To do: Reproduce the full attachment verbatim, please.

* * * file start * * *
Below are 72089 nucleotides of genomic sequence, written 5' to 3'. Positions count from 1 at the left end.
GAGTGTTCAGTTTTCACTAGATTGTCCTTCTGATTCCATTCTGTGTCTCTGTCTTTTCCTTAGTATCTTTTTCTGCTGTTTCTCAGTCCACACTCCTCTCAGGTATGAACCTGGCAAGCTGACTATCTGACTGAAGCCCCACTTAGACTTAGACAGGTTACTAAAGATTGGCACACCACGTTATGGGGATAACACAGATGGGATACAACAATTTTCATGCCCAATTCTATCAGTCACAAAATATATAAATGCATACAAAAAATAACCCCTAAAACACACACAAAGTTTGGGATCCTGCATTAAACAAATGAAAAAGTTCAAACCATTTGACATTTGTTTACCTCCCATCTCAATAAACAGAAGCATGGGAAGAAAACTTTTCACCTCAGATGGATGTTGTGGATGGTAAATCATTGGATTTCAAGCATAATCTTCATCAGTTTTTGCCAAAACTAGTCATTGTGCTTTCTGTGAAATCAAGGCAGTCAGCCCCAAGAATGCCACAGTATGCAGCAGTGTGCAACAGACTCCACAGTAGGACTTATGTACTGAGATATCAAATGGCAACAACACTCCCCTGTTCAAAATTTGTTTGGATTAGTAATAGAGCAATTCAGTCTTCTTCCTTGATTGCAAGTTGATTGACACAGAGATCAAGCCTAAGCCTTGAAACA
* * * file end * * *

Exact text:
Below are 72089 nucleotides of genomic sequence, written 5' to 3'. Positions count from 1 at the left end.
GAGTGTTCAGTTTTCACTAGATTGTCCTTCTGATTCCATTCTGTGTCTCTGTCTTTTCCTTAGTATCTTTTTCTGCTGTTTCTCAGTCCACACTCCTCTCAGGTATGAACCTGGCAAGCTGACTATCTGACTGAAGCCCCACTTAGACTTAGACAGGTTACTAAAGATTGGCACACCACGTTATGGGGATAACACAGATGGGATACAACAATTTTCATGCCCAATTCTATCAGTCACAAAATATATAAATGCATACAAAAAATAACCCCTAAAACACACACAAAGTTTGGGATCCTGCATTAAACAAATGAAAAAGTTCAAACCATTTGACATTTGTTTACCTCCCATCTCAATAAACAGAAGCATGGGAAGAAAACTTTTCACCTCAGATGGATGTTGTGGATGGTAAATCATTGGATTTCAAGCATAATCTTCATCAGTTTTTGCCAAAACTAGTCATTGTGCTTTCTGTGAAATCAAGGCAGTCAGCCCCAAGAATGCCACAGTATGCAGCAGTGTGCAACAGACTCCACAGTAGGACTTATGTACTGAGATATCAAATGGCAACAACACTCCCCTGTTCAAAATTTGTTTGGATTAGTAATAGAGCAATTCAGTCTTCTTCCTTGATTGCAAGTTGATTGACACAGAGATCAAGCCTAAGCCTTGAAACA